LUTHER SCOTT                                GRAVESTONE PHOTO                      

The Howard Courant, Jan. 22, 1904

Died:  Jan. 14, 1904


Death of Luther Scott.

After Over a Year of Suffering, He Passed

Away, January 14, 1904.


  Luther Scott was born in Owen county, Kentucky June 21, 1842, died January 14 1904, age 61 years, 6 months, and 24 days.  When six years of age his parents moved to Johnson county Indiana, and in 1853 to Illinois.  In July 1861 he enlisted in Company H, 40th Illinois Volunteer Infantry, as a private.  In ’62 he was promoted to Sergeant in his Company and he served in that capacity until the close of the war, having veteraned in ’64, but at the time of his discharge in August ’65 he was a Brevet Lieutenant.

  He was in 26 battles besides many small engagements being with his regiment in every battle in which it was engaged from Ft. Donaldson to the close of the war.  He commanded his company at Atlanta, Georgia, leading one of the bloodiest of the charges in which more than one half of his men were slain.  He served as a Brevet Lieutenant on Sherman’s march to the sea.

  On his retirement from army life he attended the Iron City Commercial College of Pittsburg, Pa., and graduated in 1866.  He then went to the Western plains where he remained about three years having had a contract on construction work on the Union Pacific railroad.

  After his return from the West he moved to Oskaloosa, Kansas, and entered into the mercantile business.  On the 15th day of Feb, 1869, he was married to Miss Hanrietta Allen.  Of this union three children were born---one son and two daughters.  The son preceded the father to his God; the wife and two daughters mourn, with friends, his going.

  As indicating the high standing that Luther Scott held among his acquaintances we might mention the fact that he served as member of the school board in the City of Neodesha, previous to his coming to Howard.  Here, he has been mayor of our city, served as city attorney, county attorney, twice by election and once by appointment.  He also served the county in the legislature, and one term as judge pro tem of the district court.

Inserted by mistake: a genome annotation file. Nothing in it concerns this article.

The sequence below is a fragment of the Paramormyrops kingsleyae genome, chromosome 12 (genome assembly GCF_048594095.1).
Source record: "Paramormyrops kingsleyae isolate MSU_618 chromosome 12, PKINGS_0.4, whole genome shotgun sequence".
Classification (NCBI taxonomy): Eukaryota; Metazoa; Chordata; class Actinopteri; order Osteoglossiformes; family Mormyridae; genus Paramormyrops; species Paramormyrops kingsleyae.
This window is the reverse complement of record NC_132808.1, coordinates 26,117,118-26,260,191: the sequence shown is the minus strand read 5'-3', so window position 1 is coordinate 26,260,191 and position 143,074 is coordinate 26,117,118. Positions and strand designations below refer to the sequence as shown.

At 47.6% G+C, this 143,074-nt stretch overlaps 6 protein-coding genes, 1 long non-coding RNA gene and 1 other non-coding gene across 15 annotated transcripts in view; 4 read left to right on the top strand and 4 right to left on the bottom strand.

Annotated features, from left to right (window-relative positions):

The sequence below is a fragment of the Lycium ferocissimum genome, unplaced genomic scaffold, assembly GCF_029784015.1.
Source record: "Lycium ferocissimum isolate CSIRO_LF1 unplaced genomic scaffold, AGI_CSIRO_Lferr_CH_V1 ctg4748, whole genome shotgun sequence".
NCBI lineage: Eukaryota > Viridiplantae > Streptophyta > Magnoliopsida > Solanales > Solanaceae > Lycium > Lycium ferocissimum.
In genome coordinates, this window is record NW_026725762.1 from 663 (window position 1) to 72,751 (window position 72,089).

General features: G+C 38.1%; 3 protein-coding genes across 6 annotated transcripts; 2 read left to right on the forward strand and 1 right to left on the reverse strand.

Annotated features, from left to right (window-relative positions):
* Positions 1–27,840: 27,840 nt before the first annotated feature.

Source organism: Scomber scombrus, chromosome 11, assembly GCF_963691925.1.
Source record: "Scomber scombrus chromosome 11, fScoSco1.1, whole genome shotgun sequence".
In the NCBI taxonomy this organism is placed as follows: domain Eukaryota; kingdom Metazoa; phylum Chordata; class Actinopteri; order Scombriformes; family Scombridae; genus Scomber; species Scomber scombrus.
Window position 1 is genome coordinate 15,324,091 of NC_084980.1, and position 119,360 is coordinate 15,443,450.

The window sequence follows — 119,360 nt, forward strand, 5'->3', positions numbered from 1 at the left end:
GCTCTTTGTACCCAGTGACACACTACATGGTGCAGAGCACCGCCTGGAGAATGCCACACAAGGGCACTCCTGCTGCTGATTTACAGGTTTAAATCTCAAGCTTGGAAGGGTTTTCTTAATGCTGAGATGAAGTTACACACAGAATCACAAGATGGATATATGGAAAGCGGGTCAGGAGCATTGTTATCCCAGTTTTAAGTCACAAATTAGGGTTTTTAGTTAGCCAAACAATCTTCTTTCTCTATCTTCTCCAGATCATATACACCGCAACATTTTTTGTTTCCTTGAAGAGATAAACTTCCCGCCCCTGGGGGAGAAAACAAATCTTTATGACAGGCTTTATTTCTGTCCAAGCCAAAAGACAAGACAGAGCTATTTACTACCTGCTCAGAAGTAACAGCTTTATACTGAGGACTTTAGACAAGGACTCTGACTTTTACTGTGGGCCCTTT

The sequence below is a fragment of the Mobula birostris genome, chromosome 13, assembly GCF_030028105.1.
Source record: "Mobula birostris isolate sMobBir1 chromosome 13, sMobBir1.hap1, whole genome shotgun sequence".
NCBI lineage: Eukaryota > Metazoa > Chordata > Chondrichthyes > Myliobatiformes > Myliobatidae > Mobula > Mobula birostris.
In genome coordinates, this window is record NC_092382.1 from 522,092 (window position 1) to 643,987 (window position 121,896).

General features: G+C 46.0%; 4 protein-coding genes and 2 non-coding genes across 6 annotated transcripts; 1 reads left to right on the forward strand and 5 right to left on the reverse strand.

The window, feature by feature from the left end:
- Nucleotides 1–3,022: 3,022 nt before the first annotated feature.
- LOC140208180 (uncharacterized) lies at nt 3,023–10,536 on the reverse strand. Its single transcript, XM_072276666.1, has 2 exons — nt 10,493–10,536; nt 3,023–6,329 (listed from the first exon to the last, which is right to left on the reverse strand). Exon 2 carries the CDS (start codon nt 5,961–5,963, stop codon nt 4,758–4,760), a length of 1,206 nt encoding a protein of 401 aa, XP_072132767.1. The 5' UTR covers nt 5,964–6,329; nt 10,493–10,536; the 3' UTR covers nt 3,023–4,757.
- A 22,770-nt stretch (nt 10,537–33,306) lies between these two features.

He was a member of a number of lodges, and was at different times honored by election to the chief offices.  He began the study of law in the office of J. A. McHenry, at Neodesha, and in due time was admitted to the bar of Wilson county.  He soon took rank as leader in his chosen profession and held the respect and esteem of his associates at the bar during the remainder of his life.

  It would be incomplete not to make mention of his religious life.  It was previous to his enlistment, early in the year 1861, that he was soundly converted to God during a Methodist revival.  He united with the church, and, so far as the writer knows, he remained a member from that time until his death.  We have not known him long but long enough to value him as a friend, a member of the church and a trustee.  He as trustee, he served the M. E. church for eighteen years, and was only released upon his urgent request following his stroke of apoplexy, over one year ago.  His services in this capacity will long be remembered.

  During the last few months life to him had been greatly intensified.  Almost invariably when I called upon him he would inquire after the church and her prosperity.  Quite often he would express a desire to help in spiritual work.  During our last revival effort his  interest was very acute and he said, after inquiry, how he would like to assist in the efforts.  We have seen his face take upon it an almost supernatural illumination when we were talking on this subject.  We lay away a noble friend and fellow in the faith, when we consign his body to the tomb.---B. M. Powell.